Why everyone looks to Fred Leighton’s Rebecca Selva for styling advice

Rebecca Selva's unique way of making century-old jewels appear timely, relevant, and cool has made her an indispensable international jewellery advisor. Here, she reflects on bedazzling your favourite celebrities - from Billie Eilish to Tommy Dorfman - and the timeless appeal of vintage gems

By Jill Newman

Rebecca Selva is working around the clock, fielding text messages and frantic calls from stylists, celebrities, and fashion designers who are seeking her suggestions on what jewellery they or their clients should wear to the Gilded Age-themed Met Gala this year. Actress  Tommy Dorfman’s stylist called looking for something to go with a striking green rubber Christopher Kane dress with cut-out details. Never one to deliver expected accessories, Selva creatively mixes up vintage pieces — ranging from Edwardian to Art Deco, and everything in between — with contemporary outfits on women of every age. She juxtaposed Dorfman’s modern dress with Georgian green paste hair  combs worn on her head to form a tiara. Those hair combs transformed Dorfman’s minimalist look into a head-turning modern-day Greek Goddess.  

To pair with Billie Eilish’s Gucci corseted satin gown (made entirely with upcycled materials), Selva suggested glamorous layers of vintage diamond necklaces, along with a 20th century diamond swag brooch, pendant earrings and rings. They weren’t just beautiful, but the glittering antique jewels were also in keeping with the singer’s eco-friendly ethos (you could, of course, also call vintage jewels recycled). 

It’s Selva’s creative styling and unique way of making century-old jewels appear timely, relevant, and cool that has made her an indispensable international jewellery advisor. For her, it’s never about dressing people in the flashiest diamonds and gems; it’s about curating the most beautiful look with pieces that don’t overpower but enhance a woman’s glamour, individuality, and confidence.  Sometimes that means reimagining a vintage brooch as a hair comb or transforming a bracelet into a necklace, and other times it means finding the perfect Georgian diamond line choker to pair with a strapless gown, a necklace that will appear like a string of light around the neck. 

“Some young clients come in the store and fall in love with a 19th century design and have no idea it’s vintage,” says Selva, who is Chief Creative Officer and Public Relations Director for Fred Leighton and its sister brand Kwiat. “Once they learn its history, they are blown away and appreciate it even more.”  

During a time when the stakes are especially high to dress A-listers on  the countless red-carpet events, Fred Leighton doesn’t pay celebrities to wear its jewellery. Over the years, Selva has forged  meaningful relationships with stylists and celebrities who value her advice. After all, she’s responsible for curating Leighton’s vast collection of thousands of jewels, which range from signed Cartier and Suzanne Belperron designs to the most exquisite examples of unsigned Victorian-era mourning jewels and bold ‘70s-style gold  pieces. She’s also not afraid to take apart jewels to create something new because, as she says, “jewellery is meant to be worn in different ways to suit the times.” To that end, for this year’s Oscar’s she took  apart a 19th-century tiara and used the diamond-studded stars in earrings and rings for Billie Eilish’s romantic and unforgettable look. Selva has worked at Fred Leighton for 30 years, and she is a familiar and welcoming presence at the Madison Avenue store.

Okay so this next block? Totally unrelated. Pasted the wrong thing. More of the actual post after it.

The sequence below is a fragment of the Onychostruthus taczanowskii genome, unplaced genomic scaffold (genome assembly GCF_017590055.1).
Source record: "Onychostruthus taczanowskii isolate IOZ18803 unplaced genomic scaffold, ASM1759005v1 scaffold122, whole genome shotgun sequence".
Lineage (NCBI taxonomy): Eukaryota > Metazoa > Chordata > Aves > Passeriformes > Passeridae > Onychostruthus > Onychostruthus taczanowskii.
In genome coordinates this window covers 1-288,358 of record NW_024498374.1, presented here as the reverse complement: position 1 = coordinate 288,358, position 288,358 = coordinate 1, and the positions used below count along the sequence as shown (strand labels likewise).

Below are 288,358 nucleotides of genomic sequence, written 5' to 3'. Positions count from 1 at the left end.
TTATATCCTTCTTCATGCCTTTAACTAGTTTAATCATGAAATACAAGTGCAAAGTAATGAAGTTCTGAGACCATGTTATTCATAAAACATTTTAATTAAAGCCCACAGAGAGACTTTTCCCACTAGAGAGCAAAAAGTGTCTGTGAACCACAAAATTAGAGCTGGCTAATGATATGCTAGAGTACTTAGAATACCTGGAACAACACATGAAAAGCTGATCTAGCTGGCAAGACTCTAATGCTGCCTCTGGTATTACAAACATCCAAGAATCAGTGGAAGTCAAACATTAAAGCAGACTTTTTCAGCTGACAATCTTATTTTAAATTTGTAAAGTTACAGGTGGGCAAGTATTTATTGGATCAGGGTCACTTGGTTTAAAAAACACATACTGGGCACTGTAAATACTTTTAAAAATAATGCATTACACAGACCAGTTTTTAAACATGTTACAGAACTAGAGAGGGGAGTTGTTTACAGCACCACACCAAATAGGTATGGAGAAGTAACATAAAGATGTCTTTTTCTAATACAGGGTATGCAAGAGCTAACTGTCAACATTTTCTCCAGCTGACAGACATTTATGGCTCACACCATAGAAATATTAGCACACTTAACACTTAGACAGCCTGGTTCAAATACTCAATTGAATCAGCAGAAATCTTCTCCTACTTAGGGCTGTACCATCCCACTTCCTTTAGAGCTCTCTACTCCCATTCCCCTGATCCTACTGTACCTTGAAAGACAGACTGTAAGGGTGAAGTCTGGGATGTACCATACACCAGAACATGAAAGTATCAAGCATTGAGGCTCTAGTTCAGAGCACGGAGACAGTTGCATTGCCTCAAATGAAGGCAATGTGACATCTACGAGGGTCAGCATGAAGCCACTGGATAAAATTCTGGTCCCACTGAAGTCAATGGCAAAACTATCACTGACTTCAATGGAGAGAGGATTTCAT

Tommy Dorfman’s Georgian hair combs worn on her head to form a tiara at the Met Gala 2022

Originally established in the 1960s as a Bohemian-style clothing store in New York’s Greenwich village, Fred Leighton moved to its present location on the Upper East Side in the 1970s. In 2010, the Kwiat family purchased the business and, since then, Selva has worked closely  with Greg Kwait, the company’s CEO, to track down exceptional vintage jewellery the world over. “We share a passion for finding beautiful jewellery, regardless of the pedigree,” says Selva. She also helped develop Fred Leighton’s capsule collection of hardstone  pendants in a vintage style and has integrated Kwiat’s elegant diamond jewellery into the store’s mix. Side by side, Leighton’s period pieces sing next to Kwiat’s elegant diamond jewels.

Selva still recalls her first big red carpet request when, in 1998, designer Miuccia Prada called looking for jewels to  complement the blue empire-waist dress that she had designed for Nicole Kidman. Selva delivered an 19th century opal choker, and the resulting unexpected mix of vintage jewels and a modern dress on the red carpet served as a turning point. Today, people expect to see stylish vintage jewels on women of all ages on the red carpet, but that wasn’t always the case. Selva helped champion vintage jewellery in a modern context by showing it in new, versatile ways that appealed to a much broader range of women, and now, men. Beyond the red carpet is the real action.

Red carpet moments get lots of publicity, but Selva has cultivated collectors and helped women around the  world gain a great appreciation for period jewels and build important collections. She’s observed as younger clients look to express their individuality they are increasingly searching for unique vintage jewellery. “Suddenly the streamlined Georgian-era riviere necklaces and pendant earrings look so right with today’s fashion and style.”

Like this? Read our interview with fine jeweller Logan Hollowell

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From latest collections, extraordinary designers and celebrity trends, we'll keep you up to date with today's ideas and stories.